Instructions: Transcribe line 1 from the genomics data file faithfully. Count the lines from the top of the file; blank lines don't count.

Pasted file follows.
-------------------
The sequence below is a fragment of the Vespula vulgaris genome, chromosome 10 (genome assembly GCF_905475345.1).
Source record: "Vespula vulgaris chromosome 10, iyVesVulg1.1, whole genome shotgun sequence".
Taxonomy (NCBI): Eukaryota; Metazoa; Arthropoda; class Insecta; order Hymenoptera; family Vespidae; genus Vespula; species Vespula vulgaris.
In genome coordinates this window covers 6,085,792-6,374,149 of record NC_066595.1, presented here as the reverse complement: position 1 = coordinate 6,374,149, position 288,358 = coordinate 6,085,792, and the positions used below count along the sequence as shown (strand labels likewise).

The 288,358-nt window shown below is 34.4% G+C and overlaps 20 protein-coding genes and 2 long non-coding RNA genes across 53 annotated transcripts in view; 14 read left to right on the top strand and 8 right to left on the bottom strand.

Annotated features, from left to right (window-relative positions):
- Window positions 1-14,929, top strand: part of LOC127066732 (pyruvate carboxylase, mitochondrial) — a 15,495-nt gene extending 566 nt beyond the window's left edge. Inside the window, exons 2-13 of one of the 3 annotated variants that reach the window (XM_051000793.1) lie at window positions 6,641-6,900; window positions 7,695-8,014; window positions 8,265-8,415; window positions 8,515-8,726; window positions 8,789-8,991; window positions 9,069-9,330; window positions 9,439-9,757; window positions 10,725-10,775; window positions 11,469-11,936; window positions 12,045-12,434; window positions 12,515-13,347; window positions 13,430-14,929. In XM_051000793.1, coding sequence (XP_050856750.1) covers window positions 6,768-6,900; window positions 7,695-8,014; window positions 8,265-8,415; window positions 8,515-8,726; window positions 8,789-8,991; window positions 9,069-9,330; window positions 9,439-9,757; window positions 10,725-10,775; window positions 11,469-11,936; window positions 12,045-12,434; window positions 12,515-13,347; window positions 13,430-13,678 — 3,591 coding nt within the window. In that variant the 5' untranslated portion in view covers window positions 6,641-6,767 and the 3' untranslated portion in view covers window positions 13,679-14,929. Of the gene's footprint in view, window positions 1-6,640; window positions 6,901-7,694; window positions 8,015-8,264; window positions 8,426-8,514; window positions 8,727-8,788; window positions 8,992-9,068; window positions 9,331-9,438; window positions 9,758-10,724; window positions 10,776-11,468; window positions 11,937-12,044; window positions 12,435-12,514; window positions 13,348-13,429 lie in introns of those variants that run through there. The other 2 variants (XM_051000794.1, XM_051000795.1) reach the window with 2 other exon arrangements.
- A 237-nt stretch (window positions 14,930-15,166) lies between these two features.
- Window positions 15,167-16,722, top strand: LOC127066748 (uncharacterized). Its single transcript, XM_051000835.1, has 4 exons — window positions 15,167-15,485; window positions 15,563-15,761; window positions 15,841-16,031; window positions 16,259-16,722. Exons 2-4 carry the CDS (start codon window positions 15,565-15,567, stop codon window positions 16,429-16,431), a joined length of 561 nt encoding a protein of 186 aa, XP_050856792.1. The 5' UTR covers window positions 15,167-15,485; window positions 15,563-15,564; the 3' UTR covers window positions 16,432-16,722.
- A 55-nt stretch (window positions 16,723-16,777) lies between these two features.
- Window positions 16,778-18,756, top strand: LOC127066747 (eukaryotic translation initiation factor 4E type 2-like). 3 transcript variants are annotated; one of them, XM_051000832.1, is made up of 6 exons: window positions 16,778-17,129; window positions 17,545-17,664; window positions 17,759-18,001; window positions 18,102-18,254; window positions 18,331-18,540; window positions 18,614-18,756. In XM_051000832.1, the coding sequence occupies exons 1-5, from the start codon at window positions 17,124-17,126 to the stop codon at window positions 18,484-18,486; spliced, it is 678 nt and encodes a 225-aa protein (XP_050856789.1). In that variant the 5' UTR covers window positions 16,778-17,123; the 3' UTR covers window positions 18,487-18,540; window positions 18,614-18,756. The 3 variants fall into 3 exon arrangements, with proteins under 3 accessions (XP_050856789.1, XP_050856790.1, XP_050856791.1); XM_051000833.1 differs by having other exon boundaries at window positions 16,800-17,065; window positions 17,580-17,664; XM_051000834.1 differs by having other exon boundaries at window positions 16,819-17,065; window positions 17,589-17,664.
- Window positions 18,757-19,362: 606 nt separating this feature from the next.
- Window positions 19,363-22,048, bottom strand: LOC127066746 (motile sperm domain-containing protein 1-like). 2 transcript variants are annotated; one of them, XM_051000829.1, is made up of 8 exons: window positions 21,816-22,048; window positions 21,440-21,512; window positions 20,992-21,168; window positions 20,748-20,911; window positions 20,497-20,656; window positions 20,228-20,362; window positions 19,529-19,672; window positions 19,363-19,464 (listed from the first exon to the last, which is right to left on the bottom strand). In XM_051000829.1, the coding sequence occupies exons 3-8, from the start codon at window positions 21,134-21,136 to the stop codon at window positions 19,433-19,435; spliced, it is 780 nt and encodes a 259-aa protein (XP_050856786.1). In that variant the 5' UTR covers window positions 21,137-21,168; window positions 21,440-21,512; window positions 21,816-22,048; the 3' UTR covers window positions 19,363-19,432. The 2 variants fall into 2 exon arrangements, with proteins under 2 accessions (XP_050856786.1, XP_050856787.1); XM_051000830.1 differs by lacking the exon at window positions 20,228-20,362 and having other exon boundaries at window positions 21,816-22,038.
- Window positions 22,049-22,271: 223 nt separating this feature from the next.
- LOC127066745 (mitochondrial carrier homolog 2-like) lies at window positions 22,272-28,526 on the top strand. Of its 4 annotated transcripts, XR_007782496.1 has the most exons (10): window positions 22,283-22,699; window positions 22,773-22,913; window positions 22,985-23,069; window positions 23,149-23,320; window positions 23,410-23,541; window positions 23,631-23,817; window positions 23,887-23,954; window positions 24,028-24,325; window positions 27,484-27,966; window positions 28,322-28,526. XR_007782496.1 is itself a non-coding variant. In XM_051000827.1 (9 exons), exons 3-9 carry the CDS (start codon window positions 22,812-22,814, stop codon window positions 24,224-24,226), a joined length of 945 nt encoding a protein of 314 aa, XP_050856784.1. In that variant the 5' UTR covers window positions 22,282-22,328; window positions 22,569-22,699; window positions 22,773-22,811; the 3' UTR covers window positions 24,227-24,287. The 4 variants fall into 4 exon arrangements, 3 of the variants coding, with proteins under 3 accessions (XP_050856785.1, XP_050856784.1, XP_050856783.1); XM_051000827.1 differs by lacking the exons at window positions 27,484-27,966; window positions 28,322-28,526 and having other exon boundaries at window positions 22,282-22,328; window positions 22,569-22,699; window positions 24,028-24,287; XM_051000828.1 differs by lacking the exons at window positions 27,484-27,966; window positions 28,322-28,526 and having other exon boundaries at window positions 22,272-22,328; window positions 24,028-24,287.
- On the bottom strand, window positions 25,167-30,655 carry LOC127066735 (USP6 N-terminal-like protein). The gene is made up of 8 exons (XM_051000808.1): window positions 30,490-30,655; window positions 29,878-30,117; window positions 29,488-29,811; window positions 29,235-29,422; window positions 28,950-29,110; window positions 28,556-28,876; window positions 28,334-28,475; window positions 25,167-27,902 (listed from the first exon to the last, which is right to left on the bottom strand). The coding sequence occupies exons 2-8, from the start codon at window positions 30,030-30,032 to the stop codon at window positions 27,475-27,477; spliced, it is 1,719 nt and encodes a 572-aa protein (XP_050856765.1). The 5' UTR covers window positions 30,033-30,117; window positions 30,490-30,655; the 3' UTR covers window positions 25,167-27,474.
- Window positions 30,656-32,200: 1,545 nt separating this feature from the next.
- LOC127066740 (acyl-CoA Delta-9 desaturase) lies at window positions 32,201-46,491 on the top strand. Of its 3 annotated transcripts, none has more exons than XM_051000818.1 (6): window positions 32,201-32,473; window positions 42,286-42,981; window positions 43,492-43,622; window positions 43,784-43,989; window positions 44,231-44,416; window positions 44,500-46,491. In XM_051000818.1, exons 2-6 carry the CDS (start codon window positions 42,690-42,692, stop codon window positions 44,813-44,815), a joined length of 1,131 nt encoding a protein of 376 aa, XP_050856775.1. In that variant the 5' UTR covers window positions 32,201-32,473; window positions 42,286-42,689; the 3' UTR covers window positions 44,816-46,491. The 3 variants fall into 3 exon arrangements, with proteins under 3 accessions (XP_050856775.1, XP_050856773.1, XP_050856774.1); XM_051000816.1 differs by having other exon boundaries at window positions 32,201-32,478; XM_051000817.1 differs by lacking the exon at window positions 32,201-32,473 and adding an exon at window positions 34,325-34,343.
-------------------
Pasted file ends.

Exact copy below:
The sequence below is a fragment of the Vespula vulgaris genome, chromosome 10 (genome assembly GCF_905475345.1).